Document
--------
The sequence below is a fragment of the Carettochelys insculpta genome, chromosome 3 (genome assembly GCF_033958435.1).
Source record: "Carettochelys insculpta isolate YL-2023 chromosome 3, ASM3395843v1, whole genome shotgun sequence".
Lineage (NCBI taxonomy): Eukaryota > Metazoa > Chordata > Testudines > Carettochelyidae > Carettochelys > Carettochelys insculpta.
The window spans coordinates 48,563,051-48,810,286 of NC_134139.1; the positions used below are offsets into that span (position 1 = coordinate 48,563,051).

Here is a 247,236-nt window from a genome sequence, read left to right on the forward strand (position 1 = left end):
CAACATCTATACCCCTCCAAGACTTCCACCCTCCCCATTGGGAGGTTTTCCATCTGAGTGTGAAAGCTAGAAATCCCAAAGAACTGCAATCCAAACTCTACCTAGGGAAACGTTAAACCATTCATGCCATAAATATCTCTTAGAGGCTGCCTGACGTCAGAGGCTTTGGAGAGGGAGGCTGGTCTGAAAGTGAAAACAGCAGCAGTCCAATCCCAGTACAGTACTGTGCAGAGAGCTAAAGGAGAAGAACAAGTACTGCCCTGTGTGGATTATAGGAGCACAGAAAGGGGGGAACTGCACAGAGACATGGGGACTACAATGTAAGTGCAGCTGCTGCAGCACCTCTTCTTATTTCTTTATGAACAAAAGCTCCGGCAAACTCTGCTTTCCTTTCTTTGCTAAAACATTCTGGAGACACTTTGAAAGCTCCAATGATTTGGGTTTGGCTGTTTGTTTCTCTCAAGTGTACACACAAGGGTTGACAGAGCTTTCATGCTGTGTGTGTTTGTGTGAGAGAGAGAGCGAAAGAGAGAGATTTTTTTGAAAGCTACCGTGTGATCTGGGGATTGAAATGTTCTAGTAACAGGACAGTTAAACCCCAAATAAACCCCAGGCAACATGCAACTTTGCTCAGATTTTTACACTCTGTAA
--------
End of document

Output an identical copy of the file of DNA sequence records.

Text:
The sequence below is a fragment of the Carettochelys insculpta genome, chromosome 3 (genome assembly GCF_033958435.1).
Source record: "Carettochelys insculpta isolate YL-2023 chromosome 3, ASM3395843v1, whole genome shotgun sequence".
Lineage (NCBI taxonomy): Eukaryota > Metazoa > Chordata > Testudines > Carettochelyidae > Carettochelys > Carettochelys insculpta.
The window spans coordinates 48,563,051-48,810,286 of NC_134139.1; the positions used below are offsets into that span (position 1 = coordinate 48,563,051).

Here is a 247,236-nt window from a genome sequence, read left to right on the forward strand (position 1 = left end):
CAACATCTATACCCCTCCAAGACTTCCACCCTCCCCATTGGGAGGTTTTCCATCTGAGTGTGAAAGCTAGAAATCCCAAAGAACTGCAATCCAAACTCTACCTAGGGAAACGTTAAACCATTCATGCCATAAATATCTCTTAGAGGCTGCCTGACGTCAGAGGCTTTGGAGAGGGAGGCTGGTCTGAAAGTGAAAACAGCAGCAGTCCAATCCCAGTACAGTACTGTGCAGAGAGCTAAAGGAGAAGAACAAGTACTGCCCTGTGTGGATTATAGGAGCACAGAAAGGGGGGAACTGCACAGAGACATGGGGACTACAATGTAAGTGCAGCTGCTGCAGCACCTCTTCTTATTTCTTTATGAACAAAAGCTCCGGCAAACTCTGCTTTCCTTTCTTTGCTAAAACATTCTGGAGACACTTTGAAAGCTCCAATGATTTGGGTTTGGCTGTTTGTTTCTCTCAAGTGTACACACAAGGGTTGACAGAGCTTTCATGCTGTGTGTGTTTGTGTGAGAGAGAGAGCGAAAGAGAGAGATTTTTTTGAAAGCTACCGTGTGATCTGGGGATTGAAATGTTCTAGTAACAGGACAGTTAAACCCCAAATAAACCCCAGGCAACATGCAACTTTGCTCAGATTTTTACACTCTGTAA